This post was written by Roger Highfield, Director of External Affairs for the Science Museum Group. Roger will be conducting the In Conversation with Professor Andre Geim event at the Museum of Science and Industry on 29 September 2016.
A new era has begun
The tradition of using materials to name important eras – such as the Stone, Bronze and Iron Ages – underlines how they have the power to transform the way that we live, work, fight and travel.
Now we are entering a new era, one that is distinguished not by the composition of materials but their dimensions and whether they have a thickness of just one molecule, or even a single atom, according to Andre Geim, Regius Professor and Royal Society Research Professor at the University of Manchester.
On 29 September 2016, at the Museum of Science and Industry, Andre Geim will discuss his remarkable contribution to this two dimensional material revolution with me as part of the Manchester Science Festival.
Over the decades, he has built up a reputation for his playful approach to science, which has seen him levitate his pet hamster with a powerful magnetic field and create novel adhesives based on gecko feet.
His commitment to being adventurous in the lab (‘search, not re-search’) is what attracted many of his collaborators to join his world-leading team at Manchester’s National Graphene Institute, such as Kostya Novoselov, who shared the Nobel prize with Andre in 2010 for their groundbreaking work on graphene.
The 2D breakthrough came when their team used sticky tape to clean graphite, the stuff of pencils, which has a crystal structure consisting of layers of carbon atoms.
Andre explained how, at first, they found out that you could ‘easily’ make graphite transparent, already suggesting it was extremely thin. Then they discovered that they could even turn graphite into graphene, consisting of a single layer of carbon atoms arranged in a puckered hexagonal lattice, which exhibits tremendous stability, strength and electrical conductivity.
As Andre told us at the launch of our exhibition on this revolution, Wonder Materials: Graphene and Beyond, this ‘eureka moment’ lasted the best part of six months.
Since his team first isolated graphene more than a decade ago, companies have discovered how to mass produce it in quantities ranging from square metres to metric tons.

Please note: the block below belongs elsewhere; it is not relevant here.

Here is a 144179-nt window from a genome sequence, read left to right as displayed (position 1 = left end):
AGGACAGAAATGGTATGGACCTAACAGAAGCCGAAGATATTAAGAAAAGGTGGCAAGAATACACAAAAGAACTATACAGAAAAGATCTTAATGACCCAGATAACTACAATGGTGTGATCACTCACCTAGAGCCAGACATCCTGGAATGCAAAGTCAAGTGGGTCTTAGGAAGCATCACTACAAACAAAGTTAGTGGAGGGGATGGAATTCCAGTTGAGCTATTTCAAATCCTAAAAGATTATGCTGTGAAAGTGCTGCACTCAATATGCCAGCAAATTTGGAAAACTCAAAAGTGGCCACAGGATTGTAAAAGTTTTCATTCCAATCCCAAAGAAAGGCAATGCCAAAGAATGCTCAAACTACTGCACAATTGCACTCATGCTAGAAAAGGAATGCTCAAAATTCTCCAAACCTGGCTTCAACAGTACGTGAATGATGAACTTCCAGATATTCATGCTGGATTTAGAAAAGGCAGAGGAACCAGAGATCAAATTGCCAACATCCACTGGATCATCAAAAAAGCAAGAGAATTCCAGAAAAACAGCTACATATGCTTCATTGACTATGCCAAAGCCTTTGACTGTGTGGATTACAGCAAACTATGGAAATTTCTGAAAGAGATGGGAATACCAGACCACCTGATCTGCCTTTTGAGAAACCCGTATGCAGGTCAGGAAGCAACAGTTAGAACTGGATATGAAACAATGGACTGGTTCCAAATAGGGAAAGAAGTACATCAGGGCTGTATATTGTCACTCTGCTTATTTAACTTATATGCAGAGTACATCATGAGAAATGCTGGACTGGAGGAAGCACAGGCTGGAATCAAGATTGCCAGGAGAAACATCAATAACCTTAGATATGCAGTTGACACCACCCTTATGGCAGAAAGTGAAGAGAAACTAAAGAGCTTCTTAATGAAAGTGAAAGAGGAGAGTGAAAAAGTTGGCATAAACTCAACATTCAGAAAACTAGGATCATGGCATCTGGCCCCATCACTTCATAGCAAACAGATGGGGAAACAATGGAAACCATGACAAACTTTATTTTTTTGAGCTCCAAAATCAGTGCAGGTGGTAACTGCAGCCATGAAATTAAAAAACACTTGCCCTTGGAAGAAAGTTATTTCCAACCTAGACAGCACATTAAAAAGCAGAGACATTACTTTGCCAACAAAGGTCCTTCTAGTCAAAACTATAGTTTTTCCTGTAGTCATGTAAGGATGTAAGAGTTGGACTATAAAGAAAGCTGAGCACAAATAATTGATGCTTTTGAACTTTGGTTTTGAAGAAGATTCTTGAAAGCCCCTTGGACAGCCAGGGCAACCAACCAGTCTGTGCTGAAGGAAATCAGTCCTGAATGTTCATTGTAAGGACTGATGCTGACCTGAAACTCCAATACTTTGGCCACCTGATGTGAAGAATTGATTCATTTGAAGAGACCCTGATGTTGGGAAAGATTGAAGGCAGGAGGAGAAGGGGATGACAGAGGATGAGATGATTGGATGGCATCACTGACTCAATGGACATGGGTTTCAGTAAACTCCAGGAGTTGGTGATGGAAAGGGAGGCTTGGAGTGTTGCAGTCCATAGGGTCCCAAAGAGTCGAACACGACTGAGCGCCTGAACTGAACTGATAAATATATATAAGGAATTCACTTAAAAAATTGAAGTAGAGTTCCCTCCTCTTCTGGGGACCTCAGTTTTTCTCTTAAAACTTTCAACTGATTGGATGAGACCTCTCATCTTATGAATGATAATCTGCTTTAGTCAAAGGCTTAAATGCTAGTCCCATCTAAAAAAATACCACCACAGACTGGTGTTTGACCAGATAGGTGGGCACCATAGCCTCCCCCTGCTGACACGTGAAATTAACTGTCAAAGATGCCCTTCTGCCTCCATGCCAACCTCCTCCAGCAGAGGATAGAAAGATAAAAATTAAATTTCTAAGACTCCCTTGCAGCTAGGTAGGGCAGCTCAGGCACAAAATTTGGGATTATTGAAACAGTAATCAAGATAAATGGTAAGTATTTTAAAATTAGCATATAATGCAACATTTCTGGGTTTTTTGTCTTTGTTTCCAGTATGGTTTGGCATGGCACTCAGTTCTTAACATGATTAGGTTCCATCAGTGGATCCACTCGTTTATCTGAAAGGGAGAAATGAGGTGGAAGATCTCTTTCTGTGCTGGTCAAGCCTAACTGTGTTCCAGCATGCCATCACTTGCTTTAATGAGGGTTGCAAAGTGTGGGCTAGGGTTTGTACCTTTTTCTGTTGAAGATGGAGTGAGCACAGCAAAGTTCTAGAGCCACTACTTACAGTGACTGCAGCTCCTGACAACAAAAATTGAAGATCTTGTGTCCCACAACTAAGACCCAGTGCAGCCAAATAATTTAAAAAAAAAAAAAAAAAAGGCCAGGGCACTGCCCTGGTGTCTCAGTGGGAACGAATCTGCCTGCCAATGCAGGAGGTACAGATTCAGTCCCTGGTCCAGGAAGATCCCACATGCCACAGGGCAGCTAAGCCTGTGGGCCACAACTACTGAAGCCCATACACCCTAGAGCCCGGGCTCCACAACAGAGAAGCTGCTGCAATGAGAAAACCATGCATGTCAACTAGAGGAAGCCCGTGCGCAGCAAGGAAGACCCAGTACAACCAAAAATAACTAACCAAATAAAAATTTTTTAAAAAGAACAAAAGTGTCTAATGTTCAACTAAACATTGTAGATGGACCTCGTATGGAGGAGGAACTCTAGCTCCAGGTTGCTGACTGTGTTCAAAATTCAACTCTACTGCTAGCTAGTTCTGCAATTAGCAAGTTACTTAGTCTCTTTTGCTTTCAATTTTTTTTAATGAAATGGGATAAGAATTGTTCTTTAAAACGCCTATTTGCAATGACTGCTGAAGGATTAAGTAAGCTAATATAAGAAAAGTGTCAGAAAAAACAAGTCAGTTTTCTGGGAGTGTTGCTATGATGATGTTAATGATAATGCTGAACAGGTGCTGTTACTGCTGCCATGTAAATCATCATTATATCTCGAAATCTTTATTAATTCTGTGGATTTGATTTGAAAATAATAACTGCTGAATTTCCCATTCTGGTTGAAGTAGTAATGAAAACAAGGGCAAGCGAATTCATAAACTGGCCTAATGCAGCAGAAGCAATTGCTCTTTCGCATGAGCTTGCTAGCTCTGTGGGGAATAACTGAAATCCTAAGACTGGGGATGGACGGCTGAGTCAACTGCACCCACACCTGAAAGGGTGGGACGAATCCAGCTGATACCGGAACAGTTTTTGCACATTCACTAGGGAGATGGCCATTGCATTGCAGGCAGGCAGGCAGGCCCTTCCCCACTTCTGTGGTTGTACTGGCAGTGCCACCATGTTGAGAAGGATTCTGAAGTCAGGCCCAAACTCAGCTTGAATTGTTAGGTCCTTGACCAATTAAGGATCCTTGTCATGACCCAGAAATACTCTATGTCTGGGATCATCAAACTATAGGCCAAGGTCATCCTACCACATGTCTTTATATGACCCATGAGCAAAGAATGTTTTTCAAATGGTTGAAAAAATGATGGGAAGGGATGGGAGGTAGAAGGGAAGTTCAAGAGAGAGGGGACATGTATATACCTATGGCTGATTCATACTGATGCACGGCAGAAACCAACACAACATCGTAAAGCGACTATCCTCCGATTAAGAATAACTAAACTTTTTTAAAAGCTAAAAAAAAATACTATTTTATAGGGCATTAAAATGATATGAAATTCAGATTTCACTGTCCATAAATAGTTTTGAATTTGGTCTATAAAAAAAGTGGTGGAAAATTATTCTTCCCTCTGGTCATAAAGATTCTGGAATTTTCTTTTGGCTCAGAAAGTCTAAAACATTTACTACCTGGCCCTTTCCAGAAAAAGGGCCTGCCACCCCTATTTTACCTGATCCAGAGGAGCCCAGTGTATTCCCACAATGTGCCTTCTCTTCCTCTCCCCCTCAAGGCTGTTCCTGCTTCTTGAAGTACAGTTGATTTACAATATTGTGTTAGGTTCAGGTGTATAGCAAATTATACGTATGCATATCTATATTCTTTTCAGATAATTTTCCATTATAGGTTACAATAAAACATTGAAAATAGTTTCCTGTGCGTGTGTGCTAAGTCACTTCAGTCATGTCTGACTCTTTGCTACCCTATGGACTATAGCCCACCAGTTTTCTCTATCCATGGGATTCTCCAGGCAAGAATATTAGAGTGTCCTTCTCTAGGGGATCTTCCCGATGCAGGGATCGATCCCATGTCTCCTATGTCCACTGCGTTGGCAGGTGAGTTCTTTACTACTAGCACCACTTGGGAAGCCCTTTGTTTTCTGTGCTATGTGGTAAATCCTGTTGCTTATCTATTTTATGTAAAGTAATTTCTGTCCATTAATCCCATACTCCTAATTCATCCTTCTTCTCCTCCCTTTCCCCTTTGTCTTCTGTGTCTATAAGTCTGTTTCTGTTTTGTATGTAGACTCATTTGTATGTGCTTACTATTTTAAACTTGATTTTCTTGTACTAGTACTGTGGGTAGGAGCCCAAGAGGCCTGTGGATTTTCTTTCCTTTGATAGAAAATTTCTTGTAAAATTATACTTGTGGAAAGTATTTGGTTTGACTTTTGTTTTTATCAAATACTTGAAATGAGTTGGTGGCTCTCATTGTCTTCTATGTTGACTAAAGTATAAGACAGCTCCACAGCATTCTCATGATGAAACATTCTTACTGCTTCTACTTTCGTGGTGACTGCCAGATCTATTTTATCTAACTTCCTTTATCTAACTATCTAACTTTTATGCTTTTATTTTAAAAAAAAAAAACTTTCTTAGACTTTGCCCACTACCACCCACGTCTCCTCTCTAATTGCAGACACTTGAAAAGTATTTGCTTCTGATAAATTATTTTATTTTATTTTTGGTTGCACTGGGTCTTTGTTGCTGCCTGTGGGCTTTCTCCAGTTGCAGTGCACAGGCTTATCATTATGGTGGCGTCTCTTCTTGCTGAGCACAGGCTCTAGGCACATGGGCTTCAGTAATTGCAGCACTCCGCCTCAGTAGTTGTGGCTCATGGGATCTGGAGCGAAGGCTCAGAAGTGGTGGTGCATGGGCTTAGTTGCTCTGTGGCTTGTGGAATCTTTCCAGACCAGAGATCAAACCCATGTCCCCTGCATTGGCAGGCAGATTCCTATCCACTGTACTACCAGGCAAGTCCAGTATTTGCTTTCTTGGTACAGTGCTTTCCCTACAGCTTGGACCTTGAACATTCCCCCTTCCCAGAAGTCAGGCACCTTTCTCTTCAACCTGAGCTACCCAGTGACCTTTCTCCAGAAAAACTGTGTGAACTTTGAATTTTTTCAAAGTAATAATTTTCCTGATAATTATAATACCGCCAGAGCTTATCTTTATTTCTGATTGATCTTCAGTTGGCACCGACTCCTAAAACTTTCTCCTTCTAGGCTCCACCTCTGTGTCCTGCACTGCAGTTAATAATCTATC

And the list of potential commercial uses has grown to take advantage of its ‘very unusual properties’, from being invisible to the human eye to being 200 times tougher than steel.
The first uses range from using it as an additive to improve plastics, enhance the durability of paint, boost the performance of batteries, and improve the efficiency of light bulbs.
These are, says Andre, among hundreds of ‘dirty and first’ applications ‘when properties of graphene are only marginally utilised’.
Now we are entering the Age of 2D Materials in earnest, as more advanced applications emerge for graphene and substances that are its 2D ‘brothers and sisters’, including hexagonal boron nitride, fluorographene and so on, along with novel composites consisting of 2D materials assembled in a Lego-like fashion. ‘This is a snowball which is going to roll and roll,’ says Andre.
As an example of the many emerging uses of graphene, a Manchester team led by Andre’s wife and co-worker Irina Grigorieva recently reported in the journal Nature Communications the creation of graphene balloons that can withstand huge pressures, greater than those at the bottom of the deepest ocean.
These nano bubbles – which can be fashioned from other 2D materials – routinely form when handling graphene and are usually regarded as a nuisance. Now, in the light of this work, they could be of value as tiny pressure machines capable of showing how molecules react under extreme pressures as high as 200 megapascals, or 2,000 atmospheres.
In other work, Andre and a Manchester group led by postdoctoral researcher Radha Boya have discovered how to create the smallest ever water and gas pipes.
Materials containing tiny capillaries and cavities are widely used in filtration, separation and many other technologies. These materials are usually found by luck or accident rather than design, let alone at atomic-scale precision, and have proved extremely useful.
In this new research, reported this month in Nature, the team extracted graphene from graphite the usual way, then focused on what was left behind in the graphite crystal: a cavity as small as an atom across.
The properties of materials at this truly atomic scale are expected, as a result of quantum effects, to be quite different from those we are familiar with at everyday dimensions. Still, they were surprised when they observed that water flowed through these cavities with little friction and at high speed, as if the channels were many thousands times wider.
Radha Boya commented how such capillaries ‘were never imagined, even in theory. New filtration, desalination, gas separation technologies are kind of obvious directions, but there are so many others to explore’.
Such atomic scale cavities can be atomically smooth or rough, water-loving or water-hating, insulating or conductive, electrically charged or neutral; the list goes on. And, as Andre puts it, ‘making something useful out of an empty space is certainly cute. Finding that this space offers so much of new science is flabbergasting’.
In another new application to emerge recently, graphene has been used by Andre’s team, working with colleagues in Germany and Austria, to create a ‘quantum prison’ where electrons behave like the electrons in an atom (as a result, it is often called an ‘artificial atom’) .
However, their properties can be tuned and, as a consequence, might find uses in quantum computers, which may be able to solve problems which are not practically feasible with the usual kind.
Image credit: Copyright – Nobel Media AB; Photo – Yana Audas